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Biomonitoring of exposure to lewisite based on adducts to haemoglobin

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Author: Fidder, A. · Noort, D. · Hulst, A.G. · Jong, · Benschop, H.P.
Institution: Prins Maurits Laboratorium TNO
Source:Archives of Toxicology, 4-5, 74, 207-214
Identifier: 235734
doi: doi:10.1007/s002040000117
Keywords: Toxicology · Adducts · Electrospray mass spectroscopy · Gas chromatography-mass spectroscopy · Haemoglobin · 2 chlorovinylarsonous acid · Arsenic acid derivative · Beta globin · Dimercaprol · Hemoglobin · Imidazole derivative · Lewisite · Unclassified drug · Animal experiment · Biological monitoring · Chemical warfare · Controlled study · Erythrocyte · Gas chromatography · Guinea pig · Health hazard · Human · Human cell · Male · Mass spectrometry · Nonhuman · Radioactivity · Urinalysis · Animals · Arsenicals · Binding Sites · Carbon Radioisotopes · Chelating Agents · Dimercaprol · Environmental Exposure · Erythrocytes · Gas Chromatography-Mass Spectrometry · Globins · Guinea Pigs · Hemoglobins · Humans · Imidazoles · Male · Protein Binding · Mass spectrometry · Electrospray ionization · 1-(heptafluorobutyryl)imidazole, 32477-35-3 · 2-chlorovinylarsonous acid · Arsenicals · Carbon radioisotopes · Chelating agents · Dimercaprol, 59-52-9 · Globins, 9004-22-2 · Hemoglobins · Imidazoles · Lewisite, 541-25-3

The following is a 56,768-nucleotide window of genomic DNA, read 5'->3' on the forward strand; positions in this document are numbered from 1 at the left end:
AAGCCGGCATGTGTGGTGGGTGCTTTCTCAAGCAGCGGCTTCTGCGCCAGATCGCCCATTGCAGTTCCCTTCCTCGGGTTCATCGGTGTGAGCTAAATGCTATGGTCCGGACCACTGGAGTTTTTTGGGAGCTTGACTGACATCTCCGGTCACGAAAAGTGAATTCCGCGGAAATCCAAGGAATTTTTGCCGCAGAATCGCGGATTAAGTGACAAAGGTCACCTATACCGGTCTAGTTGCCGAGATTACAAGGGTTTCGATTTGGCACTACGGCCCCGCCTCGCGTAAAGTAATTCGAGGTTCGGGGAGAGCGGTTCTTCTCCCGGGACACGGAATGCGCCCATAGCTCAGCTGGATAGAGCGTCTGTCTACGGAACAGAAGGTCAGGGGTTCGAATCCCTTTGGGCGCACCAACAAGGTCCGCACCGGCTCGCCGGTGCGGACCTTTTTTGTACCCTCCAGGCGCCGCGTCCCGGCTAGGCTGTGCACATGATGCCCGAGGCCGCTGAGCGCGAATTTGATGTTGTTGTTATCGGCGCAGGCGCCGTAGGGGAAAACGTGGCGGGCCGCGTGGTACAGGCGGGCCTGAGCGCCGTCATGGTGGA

The development of a procedure for retrospective detection and quantitation of exposure to the arsenical dichloro(2-chlorovinyl)arsine (lewisite; L1) has been initiated. Upon incubation of human blood with [14C]L1 (20 nM-0.2 mM) in vitro, more than 90% of the total radioactivity was found in the erythrocytes and 25-50% of the radioactivity becomes associated with globin. Evidence was obtained for the presence of several binding sites. One type of binding was identified as L1-induced crosslinking of cysteine residues 93 and 112 of the β-globin chain. A method was developed for extraction of bound and unbound 2-chlorovinylarsonous acid (CVAA), a major metabolite of L1, from whole blood after treatment with 2,3-dimercapto-1-propanol (BAL). Subsequent to derivatization with heptafluorobutyryl imidazole, the CVAA-BAL derivative could be analysed at a 40-fmol level by means of gas chromatography-mass spectroscopy (GC-MS) under electron impact conditions. With this procedure, in vitro exposure of human blood to 1 nM L1 could be determined. The same procedure was applied to the analysis of human urine samples spiked with CVAA. In vivo exposure of guinea pigs could be established at least 240 h after subcutaneous administration of the agent (0.25 mg/kg) by the determination of bound and unbound CVAA in the blood. In the urine of these animals, CVAA could be detected for 12 h after exposure.